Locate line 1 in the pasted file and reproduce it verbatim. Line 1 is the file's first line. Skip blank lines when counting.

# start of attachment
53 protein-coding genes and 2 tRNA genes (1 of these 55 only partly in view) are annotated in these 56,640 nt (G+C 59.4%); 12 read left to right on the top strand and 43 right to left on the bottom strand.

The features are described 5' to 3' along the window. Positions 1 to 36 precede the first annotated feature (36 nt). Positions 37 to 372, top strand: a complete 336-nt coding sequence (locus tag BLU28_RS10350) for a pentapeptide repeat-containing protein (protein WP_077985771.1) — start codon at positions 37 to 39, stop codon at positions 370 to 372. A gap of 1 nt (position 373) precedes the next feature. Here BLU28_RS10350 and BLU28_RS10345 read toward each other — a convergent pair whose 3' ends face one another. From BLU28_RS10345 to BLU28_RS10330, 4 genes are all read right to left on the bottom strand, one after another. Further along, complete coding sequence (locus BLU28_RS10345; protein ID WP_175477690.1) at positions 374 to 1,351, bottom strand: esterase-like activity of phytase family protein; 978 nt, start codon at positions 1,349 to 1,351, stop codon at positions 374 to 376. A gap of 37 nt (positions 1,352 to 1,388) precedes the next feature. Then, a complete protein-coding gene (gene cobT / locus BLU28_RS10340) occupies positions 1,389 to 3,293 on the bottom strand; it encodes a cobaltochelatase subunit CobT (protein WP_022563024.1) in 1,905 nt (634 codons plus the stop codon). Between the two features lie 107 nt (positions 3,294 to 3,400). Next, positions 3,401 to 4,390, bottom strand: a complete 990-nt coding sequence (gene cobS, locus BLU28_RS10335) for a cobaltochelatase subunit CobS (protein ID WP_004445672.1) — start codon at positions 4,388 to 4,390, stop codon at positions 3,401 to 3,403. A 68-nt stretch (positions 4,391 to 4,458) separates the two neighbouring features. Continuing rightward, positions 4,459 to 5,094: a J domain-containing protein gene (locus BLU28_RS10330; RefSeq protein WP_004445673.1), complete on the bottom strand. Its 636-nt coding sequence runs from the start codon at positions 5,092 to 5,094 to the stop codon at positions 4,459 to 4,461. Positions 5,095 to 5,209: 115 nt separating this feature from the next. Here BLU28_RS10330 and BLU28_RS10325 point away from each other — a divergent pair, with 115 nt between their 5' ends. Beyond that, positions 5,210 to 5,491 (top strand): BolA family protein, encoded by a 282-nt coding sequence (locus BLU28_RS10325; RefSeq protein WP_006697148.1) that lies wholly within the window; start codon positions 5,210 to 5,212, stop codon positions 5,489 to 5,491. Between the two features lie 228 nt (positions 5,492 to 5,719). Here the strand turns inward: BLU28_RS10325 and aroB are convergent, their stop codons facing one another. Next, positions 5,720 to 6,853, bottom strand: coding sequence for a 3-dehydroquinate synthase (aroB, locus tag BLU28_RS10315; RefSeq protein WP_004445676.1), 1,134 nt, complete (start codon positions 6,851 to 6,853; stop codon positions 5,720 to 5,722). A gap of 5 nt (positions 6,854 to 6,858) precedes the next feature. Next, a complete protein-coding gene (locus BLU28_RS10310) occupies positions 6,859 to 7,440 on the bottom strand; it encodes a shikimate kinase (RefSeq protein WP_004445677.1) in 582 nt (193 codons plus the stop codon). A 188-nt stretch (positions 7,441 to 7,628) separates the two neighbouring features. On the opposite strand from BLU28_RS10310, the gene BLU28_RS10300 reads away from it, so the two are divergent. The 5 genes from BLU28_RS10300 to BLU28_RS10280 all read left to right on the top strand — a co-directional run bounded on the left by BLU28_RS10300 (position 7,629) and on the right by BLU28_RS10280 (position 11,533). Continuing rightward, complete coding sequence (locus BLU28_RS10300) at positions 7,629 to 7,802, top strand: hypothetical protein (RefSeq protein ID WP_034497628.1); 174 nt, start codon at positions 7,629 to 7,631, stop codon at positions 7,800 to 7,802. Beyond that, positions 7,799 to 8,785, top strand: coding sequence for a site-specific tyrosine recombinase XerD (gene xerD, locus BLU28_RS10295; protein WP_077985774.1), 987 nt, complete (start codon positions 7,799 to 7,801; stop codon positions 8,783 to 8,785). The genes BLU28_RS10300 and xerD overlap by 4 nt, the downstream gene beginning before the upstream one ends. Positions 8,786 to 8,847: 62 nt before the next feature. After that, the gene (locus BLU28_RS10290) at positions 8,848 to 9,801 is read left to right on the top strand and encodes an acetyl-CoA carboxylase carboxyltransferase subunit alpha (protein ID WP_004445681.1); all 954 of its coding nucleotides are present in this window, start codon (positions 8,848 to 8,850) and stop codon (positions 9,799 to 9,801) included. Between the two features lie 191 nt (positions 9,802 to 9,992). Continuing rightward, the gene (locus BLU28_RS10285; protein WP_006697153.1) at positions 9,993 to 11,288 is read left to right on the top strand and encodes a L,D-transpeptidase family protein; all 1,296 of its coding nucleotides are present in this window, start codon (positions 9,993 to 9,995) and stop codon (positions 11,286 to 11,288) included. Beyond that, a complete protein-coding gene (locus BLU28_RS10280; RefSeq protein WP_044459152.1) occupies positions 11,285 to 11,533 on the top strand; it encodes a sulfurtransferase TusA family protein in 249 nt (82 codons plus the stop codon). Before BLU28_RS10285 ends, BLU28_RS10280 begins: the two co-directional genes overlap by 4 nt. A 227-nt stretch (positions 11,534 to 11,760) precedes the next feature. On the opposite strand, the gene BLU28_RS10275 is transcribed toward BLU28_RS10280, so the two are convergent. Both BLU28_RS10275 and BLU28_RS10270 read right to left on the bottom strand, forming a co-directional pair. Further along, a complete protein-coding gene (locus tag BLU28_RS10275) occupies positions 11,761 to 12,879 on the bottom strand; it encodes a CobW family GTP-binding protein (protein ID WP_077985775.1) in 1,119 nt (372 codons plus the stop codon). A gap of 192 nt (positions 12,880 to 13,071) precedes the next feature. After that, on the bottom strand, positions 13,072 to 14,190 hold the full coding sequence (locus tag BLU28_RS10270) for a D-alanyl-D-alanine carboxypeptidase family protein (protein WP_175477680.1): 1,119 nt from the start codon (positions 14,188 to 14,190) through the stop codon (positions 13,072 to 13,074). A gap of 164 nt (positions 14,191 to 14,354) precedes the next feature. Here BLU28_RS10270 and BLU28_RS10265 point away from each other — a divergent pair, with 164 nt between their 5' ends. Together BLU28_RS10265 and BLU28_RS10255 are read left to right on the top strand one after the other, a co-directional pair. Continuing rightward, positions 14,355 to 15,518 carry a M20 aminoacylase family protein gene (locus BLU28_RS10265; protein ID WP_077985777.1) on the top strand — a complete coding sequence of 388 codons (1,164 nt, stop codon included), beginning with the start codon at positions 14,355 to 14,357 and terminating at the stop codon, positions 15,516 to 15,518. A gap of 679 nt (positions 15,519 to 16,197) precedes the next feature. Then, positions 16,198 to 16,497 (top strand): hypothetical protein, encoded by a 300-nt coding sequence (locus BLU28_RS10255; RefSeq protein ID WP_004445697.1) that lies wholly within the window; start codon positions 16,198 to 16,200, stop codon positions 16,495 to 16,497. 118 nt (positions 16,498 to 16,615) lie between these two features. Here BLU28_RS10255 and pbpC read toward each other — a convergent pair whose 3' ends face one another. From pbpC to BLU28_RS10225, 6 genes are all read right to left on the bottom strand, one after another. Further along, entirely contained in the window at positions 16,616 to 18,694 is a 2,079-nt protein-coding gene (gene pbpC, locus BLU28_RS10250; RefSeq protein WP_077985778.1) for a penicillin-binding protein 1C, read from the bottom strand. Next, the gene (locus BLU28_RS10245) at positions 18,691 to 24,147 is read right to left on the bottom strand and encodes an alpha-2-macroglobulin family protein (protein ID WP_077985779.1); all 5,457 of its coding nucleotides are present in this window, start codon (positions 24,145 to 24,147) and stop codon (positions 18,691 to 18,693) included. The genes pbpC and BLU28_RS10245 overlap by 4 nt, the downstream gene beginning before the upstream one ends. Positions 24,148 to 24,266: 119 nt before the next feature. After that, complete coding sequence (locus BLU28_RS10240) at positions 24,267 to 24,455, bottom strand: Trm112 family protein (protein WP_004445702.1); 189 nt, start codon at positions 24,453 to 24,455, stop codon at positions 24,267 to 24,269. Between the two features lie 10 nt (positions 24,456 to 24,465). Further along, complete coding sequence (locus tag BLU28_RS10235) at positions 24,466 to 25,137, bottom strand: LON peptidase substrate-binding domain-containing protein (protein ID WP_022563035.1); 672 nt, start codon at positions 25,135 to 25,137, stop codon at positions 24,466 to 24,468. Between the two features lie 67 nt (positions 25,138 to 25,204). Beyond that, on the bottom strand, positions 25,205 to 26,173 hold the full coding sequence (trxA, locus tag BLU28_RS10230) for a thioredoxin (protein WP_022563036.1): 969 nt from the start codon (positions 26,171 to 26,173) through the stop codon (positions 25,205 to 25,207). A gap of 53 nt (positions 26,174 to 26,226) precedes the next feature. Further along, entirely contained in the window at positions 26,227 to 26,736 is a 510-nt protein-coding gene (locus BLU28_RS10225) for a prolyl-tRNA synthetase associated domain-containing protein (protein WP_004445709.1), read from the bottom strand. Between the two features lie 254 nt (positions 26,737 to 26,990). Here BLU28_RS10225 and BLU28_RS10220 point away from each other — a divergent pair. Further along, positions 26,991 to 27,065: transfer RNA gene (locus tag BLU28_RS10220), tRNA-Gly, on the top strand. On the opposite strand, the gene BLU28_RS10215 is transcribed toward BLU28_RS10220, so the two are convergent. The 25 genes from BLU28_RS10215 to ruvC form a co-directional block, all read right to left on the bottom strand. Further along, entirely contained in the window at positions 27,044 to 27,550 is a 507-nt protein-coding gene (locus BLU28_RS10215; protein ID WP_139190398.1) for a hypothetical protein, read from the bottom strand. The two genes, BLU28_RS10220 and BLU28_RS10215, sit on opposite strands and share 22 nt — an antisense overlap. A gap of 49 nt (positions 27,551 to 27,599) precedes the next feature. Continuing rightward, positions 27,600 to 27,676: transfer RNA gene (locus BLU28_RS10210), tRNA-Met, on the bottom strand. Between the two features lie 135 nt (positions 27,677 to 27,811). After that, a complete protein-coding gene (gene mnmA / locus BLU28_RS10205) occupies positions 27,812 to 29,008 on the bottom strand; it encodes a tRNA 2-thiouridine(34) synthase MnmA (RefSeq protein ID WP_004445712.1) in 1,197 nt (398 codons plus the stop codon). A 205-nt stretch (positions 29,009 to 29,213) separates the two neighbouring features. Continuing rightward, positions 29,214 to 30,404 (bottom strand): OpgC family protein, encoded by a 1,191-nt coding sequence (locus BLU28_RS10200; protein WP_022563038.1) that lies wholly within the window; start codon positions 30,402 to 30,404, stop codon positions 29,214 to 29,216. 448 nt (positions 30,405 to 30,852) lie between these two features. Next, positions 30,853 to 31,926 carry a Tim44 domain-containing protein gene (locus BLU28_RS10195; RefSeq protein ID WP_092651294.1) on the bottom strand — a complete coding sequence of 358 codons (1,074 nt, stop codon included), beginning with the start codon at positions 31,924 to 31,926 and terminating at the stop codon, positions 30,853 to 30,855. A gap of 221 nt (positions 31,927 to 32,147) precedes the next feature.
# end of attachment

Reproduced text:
53 protein-coding genes and 2 tRNA genes (1 of these 55 only partly in view) are annotated in these 56,640 nt (G+C 59.4%); 12 read left to right on the top strand and 43 right to left on the bottom strand.